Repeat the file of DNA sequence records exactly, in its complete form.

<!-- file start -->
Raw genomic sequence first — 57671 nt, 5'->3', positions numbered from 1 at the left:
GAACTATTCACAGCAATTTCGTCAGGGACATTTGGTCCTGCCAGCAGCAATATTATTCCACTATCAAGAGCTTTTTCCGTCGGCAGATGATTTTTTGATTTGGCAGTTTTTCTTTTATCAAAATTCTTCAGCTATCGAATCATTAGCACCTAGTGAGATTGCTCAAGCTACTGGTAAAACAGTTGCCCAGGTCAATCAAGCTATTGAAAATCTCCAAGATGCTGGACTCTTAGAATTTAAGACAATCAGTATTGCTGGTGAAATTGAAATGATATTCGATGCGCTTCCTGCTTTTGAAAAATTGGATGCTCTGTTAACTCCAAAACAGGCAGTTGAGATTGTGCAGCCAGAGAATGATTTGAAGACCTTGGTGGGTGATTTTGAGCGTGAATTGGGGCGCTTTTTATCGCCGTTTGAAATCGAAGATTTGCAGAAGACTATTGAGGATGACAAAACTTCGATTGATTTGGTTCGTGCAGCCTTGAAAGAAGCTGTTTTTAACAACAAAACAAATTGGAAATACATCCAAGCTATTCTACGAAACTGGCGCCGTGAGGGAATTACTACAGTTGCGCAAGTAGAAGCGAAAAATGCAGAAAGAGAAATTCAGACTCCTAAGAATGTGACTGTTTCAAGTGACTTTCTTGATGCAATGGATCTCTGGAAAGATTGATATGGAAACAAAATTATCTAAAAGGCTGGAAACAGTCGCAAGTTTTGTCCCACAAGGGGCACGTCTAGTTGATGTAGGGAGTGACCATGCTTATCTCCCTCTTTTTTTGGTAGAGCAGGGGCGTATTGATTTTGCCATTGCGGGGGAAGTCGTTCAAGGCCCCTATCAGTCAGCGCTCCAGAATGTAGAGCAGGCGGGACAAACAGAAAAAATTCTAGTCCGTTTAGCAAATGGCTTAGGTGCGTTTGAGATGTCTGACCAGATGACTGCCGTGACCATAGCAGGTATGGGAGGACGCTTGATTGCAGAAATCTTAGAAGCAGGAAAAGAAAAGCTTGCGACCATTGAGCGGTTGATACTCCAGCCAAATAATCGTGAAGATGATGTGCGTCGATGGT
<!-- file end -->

Raw genomic sequence first — 57671 nt, 5'->3', positions numbered from 1 at the left:
GAACTATTCACAGCAATTTCGTCAGGGACATTTGGTCCTGCCAGCAGCAATATTATTCCACTATCAAGAGCTTTTTCCGTCGGCAGATGATTTTTTGATTTGGCAGTTTTTCTTTTATCAAAATTCTTCAGCTATCGAATCATTAGCACCTAGTGAGATTGCTCAAGCTACTGGTAAAACAGTTGCCCAGGTCAATCAAGCTATTGAAAATCTCCAAGATGCTGGACTCTTAGAATTTAAGACAATCAGTATTGCTGGTGAAATTGAAATGATATTCGATGCGCTTCCTGCTTTTGAAAAATTGGATGCTCTGTTAACTCCAAAACAGGCAGTTGAGATTGTGCAGCCAGAGAATGATTTGAAGACCTTGGTGGGTGATTTTGAGCGTGAATTGGGGCGCTTTTTATCGCCGTTTGAAATCGAAGATTTGCAGAAGACTATTGAGGATGACAAAACTTCGATTGATTTGGTTCGTGCAGCCTTGAAAGAAGCTGTTTTTAACAACAAAACAAATTGGAAATACATCCAAGCTATTCTACGAAACTGGCGCCGTGAGGGAATTACTACAGTTGCGCAAGTAGAAGCGAAAAATGCAGAAAGAGAAATTCAGACTCCTAAGAATGTGACTGTTTCAAGTGACTTTCTTGATGCAATGGATCTCTGGAAAGATTGATATGGAAACAAAATTATCTAAAAGGCTGGAAACAGTCGCAAGTTTTGTCCCACAAGGGGCACGTCTAGTTGATGTAGGGAGTGACCATGCTTATCTCCCTCTTTTTTTGGTAGAGCAGGGGCGTATTGATTTTGCCATTGCGGGGGAAGTCGTTCAAGGCCCCTATCAGTCAGCGCTCCAGAATGTAGAGCAGGCGGGACAAACAGAAAAAATTCTAGTCCGTTTAGCAAATGGCTTAGGTGCGTTTGAGATGTCTGACCAGATGACTGCCGTGACCATAGCAGGTATGGGAGGACGCTTGATTGCAGAAATCTTAGAAGCAGGAAAAGAAAAGCTTGCGACCATTGAGCGGTTGATACTCCAGCCAAATAATCGTGAAGATGATGTGCGTCGATGGT